So yeah, my background is that I had worked for 15 years before setting up glycinate zero on how do you generate action around climate in business, right? For the first 10 years or so it was focused very much on large organisations, and behavioural change, particularly through kind of employee engagement types of processes, okay. And that was fantastic, because it got to know a lot about how businesses work, and did some great projects. And what I came to discover was that that's all bottom up, actually never had the sort of momentum generation that you'd expect. Everybody thought it would create a lot of momentum, but it's, and there's many organisations that tried, but nobody's managed to nail it. And the reason why is because it's just basically impossible to do bottom up. So then what I did was I kind of decided to jump ship from this working with the big supertankers of corporates to actually work with the kind of nippy speedboats of startups, which work in clean tech and sustainability and circular economy and renewables and things like that. Okay, so all these kinds of small companies that were coming up with some fantastic ideas, and basically I was working with them on how do they build that kind of go to market strategy? And how do they create what I called their strategic story, to enable engagement with their markets with whatever tech that they'd come up with. And that went really well. And actually, it was, they was fantastic to work with some of them. And they came up with some great stories with them, and they're doing really well. But what I recognised was that the climate narrative was needing such energy and momentum, that we couldn't wait for the startups that I was working with to scale. And also, actually, the kind of little known secret is that we've got most of the solutions that we need to the climate problem. But they're not being used, widespread. So I can give you a chapter and verse on that, I'm not going to bore you on that. But the there's, if if anybody's really interested, if there's any kind of real kind of sustainability nerds out there, who wants more, go to Project drawdown, it's fantastic resource. And they've got amazing things in there showing you how we could go to a wall, keep a 1.5 degree world, right and with technology with solutions that have been tried and tested globally, okay. So I'd recognise that that we needed to kind of actually get societal momentum going. And then what I then saw was that there was this real opportunity to work with maybe that with the professions on how they can make things happen. And then as a good entrepreneur knows, actually, you can't just try and work with everybody, you got to narrow it down. And then through some, some serendipity and but then also strategic thinking, I realised that the legal sector didn't have much attention on it. But then even more focus was once I researched the legal sector, I realised that in house didn't have that space. And that's a good idea. But that's the sort of idea you and I could have come up with down the pub. And what's important is not having the idea, but it's about how you're going to make change happen. And also keeping that going. So what I recognised was that the key facet of this was working with the GCs on this peer to peer process. And that's, that's the big thing. So it's, it's cool. We call our leaders programme, peer to peer plus. Okay, so there's these kind of champions groups, which are at the core of it, where we get four GCs working together. And then there's some kind of other tools that we have like a whatsapp community and champions database and a few other things to get help them build the momentum. So that's something that at the moment to many GCs might seem like a bit intimidating, a bit like that's somebody else's job, etc. And totally understandably, they might feel that to actually where they're just really really finding that they're getting loads of value out of it giving loads of value, and transforming that sort of narrative. So then what happens is we can start to be a small part of what can transform society, so that we keep a livable planet for all.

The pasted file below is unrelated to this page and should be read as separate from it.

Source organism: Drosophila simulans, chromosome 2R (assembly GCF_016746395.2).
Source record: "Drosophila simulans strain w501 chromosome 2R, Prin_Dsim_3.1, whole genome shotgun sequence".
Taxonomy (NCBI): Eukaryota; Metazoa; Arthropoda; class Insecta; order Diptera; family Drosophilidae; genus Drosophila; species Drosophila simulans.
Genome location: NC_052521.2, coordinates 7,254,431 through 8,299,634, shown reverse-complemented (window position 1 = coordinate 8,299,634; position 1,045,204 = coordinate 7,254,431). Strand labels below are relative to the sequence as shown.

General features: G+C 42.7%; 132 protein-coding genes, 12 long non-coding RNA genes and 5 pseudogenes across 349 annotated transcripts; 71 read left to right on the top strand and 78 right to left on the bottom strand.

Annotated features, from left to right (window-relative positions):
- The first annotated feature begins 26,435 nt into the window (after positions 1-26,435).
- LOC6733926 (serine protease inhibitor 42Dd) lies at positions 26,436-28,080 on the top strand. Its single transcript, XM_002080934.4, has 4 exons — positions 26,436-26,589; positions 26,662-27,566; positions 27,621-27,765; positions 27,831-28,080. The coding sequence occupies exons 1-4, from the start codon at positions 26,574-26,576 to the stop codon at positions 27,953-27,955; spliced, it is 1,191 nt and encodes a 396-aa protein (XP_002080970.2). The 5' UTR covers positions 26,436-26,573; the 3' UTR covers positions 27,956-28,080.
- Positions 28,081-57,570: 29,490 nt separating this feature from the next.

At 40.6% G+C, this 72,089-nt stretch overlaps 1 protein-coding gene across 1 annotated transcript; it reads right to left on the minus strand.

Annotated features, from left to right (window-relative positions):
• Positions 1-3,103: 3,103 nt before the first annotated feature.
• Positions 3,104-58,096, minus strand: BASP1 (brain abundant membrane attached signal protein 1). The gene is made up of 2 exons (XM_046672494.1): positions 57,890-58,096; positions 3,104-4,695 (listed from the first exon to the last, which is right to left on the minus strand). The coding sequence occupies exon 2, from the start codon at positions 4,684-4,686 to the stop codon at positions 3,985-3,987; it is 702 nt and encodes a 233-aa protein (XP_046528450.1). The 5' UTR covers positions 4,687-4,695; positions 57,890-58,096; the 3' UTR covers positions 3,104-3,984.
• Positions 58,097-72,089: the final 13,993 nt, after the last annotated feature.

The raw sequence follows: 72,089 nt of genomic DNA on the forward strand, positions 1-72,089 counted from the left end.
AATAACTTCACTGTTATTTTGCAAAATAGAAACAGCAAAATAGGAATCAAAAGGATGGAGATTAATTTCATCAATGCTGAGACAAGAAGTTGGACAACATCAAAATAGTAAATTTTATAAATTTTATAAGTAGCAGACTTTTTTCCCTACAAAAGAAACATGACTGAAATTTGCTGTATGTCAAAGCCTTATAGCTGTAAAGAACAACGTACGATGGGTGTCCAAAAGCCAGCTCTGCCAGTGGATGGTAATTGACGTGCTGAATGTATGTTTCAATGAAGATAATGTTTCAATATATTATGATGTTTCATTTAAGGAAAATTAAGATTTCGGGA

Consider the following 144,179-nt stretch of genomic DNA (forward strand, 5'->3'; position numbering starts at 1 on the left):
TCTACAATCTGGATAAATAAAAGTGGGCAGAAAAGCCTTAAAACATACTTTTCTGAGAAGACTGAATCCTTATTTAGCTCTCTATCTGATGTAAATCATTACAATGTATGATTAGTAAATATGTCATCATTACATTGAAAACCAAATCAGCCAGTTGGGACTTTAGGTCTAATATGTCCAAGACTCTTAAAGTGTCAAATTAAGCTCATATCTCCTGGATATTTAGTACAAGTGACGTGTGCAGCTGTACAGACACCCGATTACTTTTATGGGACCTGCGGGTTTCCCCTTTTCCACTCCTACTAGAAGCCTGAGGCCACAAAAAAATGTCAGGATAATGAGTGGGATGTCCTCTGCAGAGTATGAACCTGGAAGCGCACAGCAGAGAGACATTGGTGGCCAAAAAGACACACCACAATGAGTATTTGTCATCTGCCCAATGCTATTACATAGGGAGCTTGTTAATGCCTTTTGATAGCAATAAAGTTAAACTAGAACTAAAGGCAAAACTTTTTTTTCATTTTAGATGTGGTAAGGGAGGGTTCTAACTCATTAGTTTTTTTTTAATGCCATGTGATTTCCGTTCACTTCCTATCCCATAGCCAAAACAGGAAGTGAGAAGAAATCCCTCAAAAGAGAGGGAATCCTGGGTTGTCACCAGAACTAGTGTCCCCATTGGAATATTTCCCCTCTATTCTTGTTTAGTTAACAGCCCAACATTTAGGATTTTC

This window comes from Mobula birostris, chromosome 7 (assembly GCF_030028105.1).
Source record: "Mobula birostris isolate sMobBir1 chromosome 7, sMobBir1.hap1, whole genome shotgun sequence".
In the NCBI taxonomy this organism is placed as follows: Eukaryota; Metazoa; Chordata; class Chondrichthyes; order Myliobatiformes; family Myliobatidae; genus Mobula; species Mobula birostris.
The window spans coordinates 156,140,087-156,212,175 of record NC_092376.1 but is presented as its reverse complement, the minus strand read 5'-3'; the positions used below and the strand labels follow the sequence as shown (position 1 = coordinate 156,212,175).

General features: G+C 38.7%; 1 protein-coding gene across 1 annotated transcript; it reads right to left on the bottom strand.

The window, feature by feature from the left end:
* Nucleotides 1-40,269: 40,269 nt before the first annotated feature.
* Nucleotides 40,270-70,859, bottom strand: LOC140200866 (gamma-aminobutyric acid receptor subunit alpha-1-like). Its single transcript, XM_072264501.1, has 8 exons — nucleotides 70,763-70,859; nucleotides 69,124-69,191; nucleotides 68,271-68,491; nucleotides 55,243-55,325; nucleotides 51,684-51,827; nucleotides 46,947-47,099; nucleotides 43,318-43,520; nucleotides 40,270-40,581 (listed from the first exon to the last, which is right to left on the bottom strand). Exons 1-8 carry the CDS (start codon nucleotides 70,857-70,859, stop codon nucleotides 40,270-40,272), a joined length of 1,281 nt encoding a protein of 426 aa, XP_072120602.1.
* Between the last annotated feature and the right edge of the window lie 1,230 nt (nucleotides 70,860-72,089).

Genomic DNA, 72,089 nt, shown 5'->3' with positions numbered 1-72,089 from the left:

Scott Brown (25:20)
We'll move on to lesson three.
Adam Woodhall (25:22)